you're spending that kind of money Lynx can absorb it
getting to 12 channels, and you'll get great performance for
your money.

> Resolution sort of became the focus of this discussion.

Audible or measured?

> Probably my fault. Should have made more clear that my
top
> consideration is best quality converters for the price
range
> indicated, end of story. Am looking into Aurora 16.
Thank
> you for that suggestion.

So then you'd need a Lynx AES16 card on top of the Aurora?

> All of this said, I'm not sure resolution isn't a
> consideration.

There's a controversy over what is enough resolution.

> Some here have said that there is no
> difference, you'll only dither to CD quality anyway.

Worse than that, look at the dynamic range (IOW resolution)
of the real-world input signals. The real world is a noisy
place compared to modern converters.

> Maybe
> so. I couldn't claim to know for certain. But after
> recording a track I tend to apply multiple filters (high
pass,
> compression, limiting, etc). It makes no sense to me from
a
> computational standpoint that greater resolution during
filter
> applications does not minimize error at the final
dithering
> stage.

Of course not. However, if you have a signal with 80 dB
dynamic range (outlandishly high in the real world) and pass
it through a converter with just 90 dB dynamic range, the
resulting signal's dynamic range is degraded to only 79.6
dB.

> Have any of you out there who've said no difference
recorded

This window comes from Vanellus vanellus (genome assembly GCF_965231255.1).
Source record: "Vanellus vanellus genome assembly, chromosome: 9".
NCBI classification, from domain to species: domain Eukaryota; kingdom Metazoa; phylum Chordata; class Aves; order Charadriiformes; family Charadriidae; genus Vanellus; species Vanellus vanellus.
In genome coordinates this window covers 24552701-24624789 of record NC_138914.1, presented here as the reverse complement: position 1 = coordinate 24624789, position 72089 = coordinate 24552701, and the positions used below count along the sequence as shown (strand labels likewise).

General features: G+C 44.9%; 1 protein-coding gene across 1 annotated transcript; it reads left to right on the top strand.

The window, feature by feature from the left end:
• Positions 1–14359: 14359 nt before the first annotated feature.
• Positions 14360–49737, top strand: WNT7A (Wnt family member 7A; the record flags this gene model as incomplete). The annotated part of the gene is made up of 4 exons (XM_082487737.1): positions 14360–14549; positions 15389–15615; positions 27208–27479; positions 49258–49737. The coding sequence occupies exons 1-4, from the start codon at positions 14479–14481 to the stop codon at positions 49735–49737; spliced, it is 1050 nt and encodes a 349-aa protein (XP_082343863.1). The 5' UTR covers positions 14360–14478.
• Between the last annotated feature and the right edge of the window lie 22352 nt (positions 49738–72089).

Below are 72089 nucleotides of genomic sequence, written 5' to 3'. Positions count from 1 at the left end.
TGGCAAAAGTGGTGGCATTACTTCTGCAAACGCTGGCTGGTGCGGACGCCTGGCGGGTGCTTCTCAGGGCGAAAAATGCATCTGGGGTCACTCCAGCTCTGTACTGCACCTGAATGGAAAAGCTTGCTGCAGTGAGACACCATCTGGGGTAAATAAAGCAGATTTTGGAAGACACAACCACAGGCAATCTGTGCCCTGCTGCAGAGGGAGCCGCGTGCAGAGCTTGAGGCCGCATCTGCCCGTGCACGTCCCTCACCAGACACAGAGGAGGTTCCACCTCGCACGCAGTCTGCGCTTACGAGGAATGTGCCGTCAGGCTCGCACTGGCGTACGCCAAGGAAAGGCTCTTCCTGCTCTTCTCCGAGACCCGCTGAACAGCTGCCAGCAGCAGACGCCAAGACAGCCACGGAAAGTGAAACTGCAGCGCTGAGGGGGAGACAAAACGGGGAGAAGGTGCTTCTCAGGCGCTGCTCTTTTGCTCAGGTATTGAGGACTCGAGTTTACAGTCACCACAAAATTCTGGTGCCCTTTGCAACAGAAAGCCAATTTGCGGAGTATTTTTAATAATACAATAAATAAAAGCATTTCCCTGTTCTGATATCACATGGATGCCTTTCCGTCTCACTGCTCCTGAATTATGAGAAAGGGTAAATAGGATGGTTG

> large scale projects at extremely high resolution and
A/B'd
> them with lower resolution versions?

Not large scale projects. I did some work with really
stripped-back projects to get a project that started out
with super high dynamic range.

> Do you know for certain
> that artifacting isn't minimized overall?

Listen for yourself:

http://www.pcabx.com/technical/sample_rates/index.htm

They are billed as sample rate tests, but I also did some
dithering down.

Here's some simpler tests:

http://www.ethanwiner.com/BitsTest.html

and

http://www.pcavtech.com/test_data/
Anonymous
July 19, 2005 3:20:36 PM

Archived from groups: rec.audio.pro (More info?)

In article <1121729937.613803.161970@g14g2000cwa.googlegroups.com> tpatsch@gmail.com writes:

> All of this said, I'm not sure resolution isn't a consideration.

Oh, it certainly is. What most of us think is NOT a consideration is
recording at 192 kHz sample rate. That's sample rate and not
resolution. While in theory, they're not related (you need only
infintessimally more than one sample per half-cycle of the highest
frequency in order to reconstruct the waveform with perfect accuracy)
intuitively, having a couple more samples to average out errors surely
couldn't hurt.

But there are some component performance issues that are present with
real world components today that prevent really accurate performance
at 192 kHz. While there are certainly some 192 kHz converters that
sound better than some 96 kHz converters, it would mostly be your
imagination at work if you thought that the best 192 kHz converter
sounded better than the best 96 kHz converter. Dan Lavry has a paper
on his web site that you might find stimulating:

http://www.lavryengineering.com/documents/Sampling_Theo...

> Have any of you out there who've said no difference recorded large
> scale projects at extremely high resolution and A/B'd them with lower
> resolution versions?

I can't imagine how a valid experiment like this could be constructed.
You could send the same analog audio sources simultaneously to one set
of 192 kHz converters and to another set of 96 kHz (or lower)
converters, record the outputs of both, use the same mix parameters to
mix both, and compare the mixes, but: